Gen. David Petraeus told a congressional delegation visiting the Middle East that success in Iraq will require a U.S. military presence there for about a decade, Rep. Jan Schakowsky (D-Ill.) said Friday.
The commander of U.S. troops in Iraq, who will deliver a highly anticipated progress report next month, said the U.S. “will be in Iraq in some way for 9 or 10 years,” according to Schakowsky. The general also highlighted progress in Anbar province, where former Sunni insurgents have turned against Al Qaeda extremists in recent months.
"It was pretty upbeat from his point of view,” Schakowsky said. “He said he wanted to be frank and honest. But still we would have to be there for some time -- for a long time.”The lawmaker added that she believes that the American public would “not tolerate” such a continued presence in Iraq.
A co-founder of the House Out of Iraq Caucus, Schakowsky chaired a bipartisan delegation of six Representatives that traveled to Iraq, Afghanistan and Pakistan. The visit included lunch in Baghdad with Petraeus and U.S. Ambassador to Iraq Ryan Crocker.The delegation also included Reps. Tom Allen (D-Maine), Thelma Drake (R-Va.), Jeff Miller (R-Fla.), Jack Kingston (R-Ga.) and Phil Gingrey (R-Ga.).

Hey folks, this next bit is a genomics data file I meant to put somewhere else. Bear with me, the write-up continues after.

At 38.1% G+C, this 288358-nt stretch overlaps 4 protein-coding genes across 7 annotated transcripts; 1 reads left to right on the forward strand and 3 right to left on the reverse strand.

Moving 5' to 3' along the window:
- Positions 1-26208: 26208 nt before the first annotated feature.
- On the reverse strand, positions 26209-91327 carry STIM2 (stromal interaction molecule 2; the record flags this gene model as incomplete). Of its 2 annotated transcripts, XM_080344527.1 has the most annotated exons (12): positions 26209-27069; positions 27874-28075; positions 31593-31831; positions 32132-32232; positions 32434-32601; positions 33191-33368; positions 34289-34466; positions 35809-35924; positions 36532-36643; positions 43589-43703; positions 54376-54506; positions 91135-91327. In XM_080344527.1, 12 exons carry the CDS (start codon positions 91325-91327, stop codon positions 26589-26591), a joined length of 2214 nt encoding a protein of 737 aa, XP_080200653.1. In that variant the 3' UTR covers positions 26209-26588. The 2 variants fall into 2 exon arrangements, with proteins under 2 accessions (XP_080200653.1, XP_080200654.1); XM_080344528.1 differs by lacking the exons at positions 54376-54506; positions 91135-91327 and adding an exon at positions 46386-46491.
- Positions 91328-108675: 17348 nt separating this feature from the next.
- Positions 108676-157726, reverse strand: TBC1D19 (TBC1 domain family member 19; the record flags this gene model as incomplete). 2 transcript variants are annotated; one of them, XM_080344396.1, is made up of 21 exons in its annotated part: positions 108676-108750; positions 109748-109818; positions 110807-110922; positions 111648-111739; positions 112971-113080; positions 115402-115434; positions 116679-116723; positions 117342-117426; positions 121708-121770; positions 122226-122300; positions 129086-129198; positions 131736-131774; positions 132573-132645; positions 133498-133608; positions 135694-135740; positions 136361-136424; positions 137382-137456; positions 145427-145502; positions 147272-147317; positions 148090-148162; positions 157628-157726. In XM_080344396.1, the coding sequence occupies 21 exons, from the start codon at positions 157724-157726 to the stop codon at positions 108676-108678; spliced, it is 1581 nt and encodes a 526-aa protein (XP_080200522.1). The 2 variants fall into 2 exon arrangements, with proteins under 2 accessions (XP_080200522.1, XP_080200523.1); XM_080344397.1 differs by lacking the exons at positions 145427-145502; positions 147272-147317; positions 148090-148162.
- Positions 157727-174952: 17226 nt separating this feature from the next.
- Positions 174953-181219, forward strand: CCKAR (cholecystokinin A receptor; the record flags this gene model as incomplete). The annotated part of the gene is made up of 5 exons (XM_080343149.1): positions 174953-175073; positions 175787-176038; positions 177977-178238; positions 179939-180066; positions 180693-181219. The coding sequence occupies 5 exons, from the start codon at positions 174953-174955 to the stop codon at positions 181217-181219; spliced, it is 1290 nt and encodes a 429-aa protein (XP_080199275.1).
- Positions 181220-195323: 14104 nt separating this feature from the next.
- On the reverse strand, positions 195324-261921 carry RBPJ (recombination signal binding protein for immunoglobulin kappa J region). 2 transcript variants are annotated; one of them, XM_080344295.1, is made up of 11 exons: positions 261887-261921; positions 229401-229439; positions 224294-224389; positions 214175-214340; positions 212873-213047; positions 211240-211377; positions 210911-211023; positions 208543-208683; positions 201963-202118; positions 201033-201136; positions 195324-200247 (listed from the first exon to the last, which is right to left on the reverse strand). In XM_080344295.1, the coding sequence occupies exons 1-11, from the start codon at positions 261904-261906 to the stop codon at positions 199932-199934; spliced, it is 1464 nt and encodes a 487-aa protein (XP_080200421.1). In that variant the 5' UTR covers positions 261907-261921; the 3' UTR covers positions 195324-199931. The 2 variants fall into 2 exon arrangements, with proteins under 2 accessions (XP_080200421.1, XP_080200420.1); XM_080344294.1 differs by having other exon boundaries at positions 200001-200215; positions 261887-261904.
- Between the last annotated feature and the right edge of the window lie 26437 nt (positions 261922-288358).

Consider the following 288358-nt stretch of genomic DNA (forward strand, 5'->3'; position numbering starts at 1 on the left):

Schakowsky said she came away from the trip convinced that the United States was fighting the wrong war, calling Iraq “a huge distraction from the real war on terror” in Afghanistan and Pakistan.
“Because of our engagement in Iraq we can’t afford to give [fighting al Qaeda leaders and a resurgent Taliban] the kind of attention that we need to,” she said. “We know what the mission is there.”
Schakowsky also described a meeting with an Iraqi deputy prime minister in which the official said that the kind of reconciliation necessary in Iraq will not be done by the time the report is due or even by September of 2008.
Other representatives reached different conclusions from the visit, as Republicans point to signs of military progress while asking for more patience regarding Iraq’s political situation. Both sides are bracing for what will likely be a sharply partisan debate when Petraeus presents his report in September.
“I continue to be optimistic about the future, continue to feel great pride in what our military has been able to accomplish,” Miller said. “We need to finish the job, allow the Iraqi government to stand up their own government and help them believe in themselves.”
“We’re going to have a different view, no question,” Schakowsky said. “It will break down on partisan lines.”
LSB: Break down along partisan lines? That's so hard to imagine! So, ten more years... still think the story below about the draft won't happen? If we continue to elect the Republican war machine it will. Those still supporting Mr. Bush's war will have to institute a draft, as the pool of volunteers will dry up or become so expensive that the war - and only the war - will be the only thing funded by the Congress.